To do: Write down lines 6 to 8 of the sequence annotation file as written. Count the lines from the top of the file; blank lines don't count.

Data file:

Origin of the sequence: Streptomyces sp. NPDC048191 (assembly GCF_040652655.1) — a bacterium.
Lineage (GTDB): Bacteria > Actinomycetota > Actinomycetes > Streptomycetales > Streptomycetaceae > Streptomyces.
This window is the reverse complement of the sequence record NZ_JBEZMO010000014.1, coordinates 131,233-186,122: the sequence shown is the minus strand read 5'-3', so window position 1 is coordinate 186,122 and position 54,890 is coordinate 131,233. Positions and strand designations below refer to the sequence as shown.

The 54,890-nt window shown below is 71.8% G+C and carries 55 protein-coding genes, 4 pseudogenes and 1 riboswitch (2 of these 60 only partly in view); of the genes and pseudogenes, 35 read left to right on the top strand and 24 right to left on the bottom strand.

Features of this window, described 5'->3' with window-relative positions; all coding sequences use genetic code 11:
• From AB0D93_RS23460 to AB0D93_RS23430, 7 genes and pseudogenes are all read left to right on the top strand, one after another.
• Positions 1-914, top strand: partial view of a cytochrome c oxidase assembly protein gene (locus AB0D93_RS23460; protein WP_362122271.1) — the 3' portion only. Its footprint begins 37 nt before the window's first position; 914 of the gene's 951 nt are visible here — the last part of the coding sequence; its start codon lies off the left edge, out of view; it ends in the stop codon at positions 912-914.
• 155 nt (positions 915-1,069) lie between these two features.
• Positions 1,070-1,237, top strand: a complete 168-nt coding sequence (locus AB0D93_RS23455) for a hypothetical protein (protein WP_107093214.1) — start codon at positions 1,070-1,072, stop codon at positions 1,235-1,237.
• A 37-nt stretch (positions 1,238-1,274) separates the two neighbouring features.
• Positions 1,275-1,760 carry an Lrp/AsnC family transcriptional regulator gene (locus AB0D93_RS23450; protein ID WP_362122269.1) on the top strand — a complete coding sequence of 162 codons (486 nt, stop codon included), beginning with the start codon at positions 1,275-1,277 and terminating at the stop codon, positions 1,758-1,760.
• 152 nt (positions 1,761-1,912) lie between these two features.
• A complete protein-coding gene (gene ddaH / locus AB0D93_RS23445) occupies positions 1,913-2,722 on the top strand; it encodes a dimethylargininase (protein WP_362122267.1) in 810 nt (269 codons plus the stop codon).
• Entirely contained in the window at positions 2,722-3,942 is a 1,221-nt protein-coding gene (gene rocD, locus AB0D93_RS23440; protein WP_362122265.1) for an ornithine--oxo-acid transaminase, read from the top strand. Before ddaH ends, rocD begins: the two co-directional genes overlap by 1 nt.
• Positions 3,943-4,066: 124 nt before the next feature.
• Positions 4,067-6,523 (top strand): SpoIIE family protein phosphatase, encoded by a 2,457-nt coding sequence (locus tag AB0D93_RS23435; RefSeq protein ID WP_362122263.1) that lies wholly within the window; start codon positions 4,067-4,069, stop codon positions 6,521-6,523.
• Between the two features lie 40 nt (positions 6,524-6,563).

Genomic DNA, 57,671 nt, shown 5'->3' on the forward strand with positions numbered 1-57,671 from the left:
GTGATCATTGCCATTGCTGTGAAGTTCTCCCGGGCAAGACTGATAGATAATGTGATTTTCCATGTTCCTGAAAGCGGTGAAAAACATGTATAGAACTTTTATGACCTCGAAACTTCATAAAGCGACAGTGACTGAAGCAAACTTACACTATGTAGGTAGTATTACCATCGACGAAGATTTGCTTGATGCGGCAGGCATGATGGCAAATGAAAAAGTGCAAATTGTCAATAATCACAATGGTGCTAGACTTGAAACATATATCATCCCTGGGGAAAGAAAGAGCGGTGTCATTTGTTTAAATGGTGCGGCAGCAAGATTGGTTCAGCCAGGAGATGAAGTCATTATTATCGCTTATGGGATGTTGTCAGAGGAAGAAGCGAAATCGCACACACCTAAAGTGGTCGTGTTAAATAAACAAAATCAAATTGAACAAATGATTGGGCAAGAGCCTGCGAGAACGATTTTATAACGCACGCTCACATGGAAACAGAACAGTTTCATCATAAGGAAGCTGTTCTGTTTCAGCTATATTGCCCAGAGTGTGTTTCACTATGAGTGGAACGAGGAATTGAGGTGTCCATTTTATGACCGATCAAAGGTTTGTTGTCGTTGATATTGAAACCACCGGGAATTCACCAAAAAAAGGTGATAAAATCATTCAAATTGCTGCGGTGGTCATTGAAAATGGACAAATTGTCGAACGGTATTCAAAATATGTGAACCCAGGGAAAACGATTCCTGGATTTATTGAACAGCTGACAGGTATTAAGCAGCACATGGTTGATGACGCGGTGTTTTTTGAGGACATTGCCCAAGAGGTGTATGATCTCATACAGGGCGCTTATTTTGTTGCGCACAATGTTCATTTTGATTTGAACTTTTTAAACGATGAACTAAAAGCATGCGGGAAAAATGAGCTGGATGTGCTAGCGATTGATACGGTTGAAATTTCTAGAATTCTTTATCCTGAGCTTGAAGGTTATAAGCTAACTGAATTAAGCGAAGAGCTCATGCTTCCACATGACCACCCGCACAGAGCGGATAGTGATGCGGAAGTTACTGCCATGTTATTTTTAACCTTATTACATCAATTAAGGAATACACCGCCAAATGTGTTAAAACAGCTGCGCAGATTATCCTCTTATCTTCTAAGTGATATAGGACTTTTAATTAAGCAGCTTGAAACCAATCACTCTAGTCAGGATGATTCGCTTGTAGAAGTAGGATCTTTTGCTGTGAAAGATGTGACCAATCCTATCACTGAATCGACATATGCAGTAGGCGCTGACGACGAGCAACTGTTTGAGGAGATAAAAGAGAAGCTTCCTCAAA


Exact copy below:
• From AB0D93_RS23460 to AB0D93_RS23430, 7 genes and pseudogenes are all read left to right on the top strand, one after another.
• Positions 1-914, top strand: partial view of a cytochrome c oxidase assembly protein gene (locus AB0D93_RS23460; protein WP_362122271.1) — the 3' portion only. Its footprint begins 37 nt before the window's first position; 914 of the gene's 951 nt are visible here — the last part of the coding sequence; its start codon lies off the left edge, out of view; it ends in the stop codon at positions 912-914.
• 155 nt (positions 915-1,069) lie between these two features.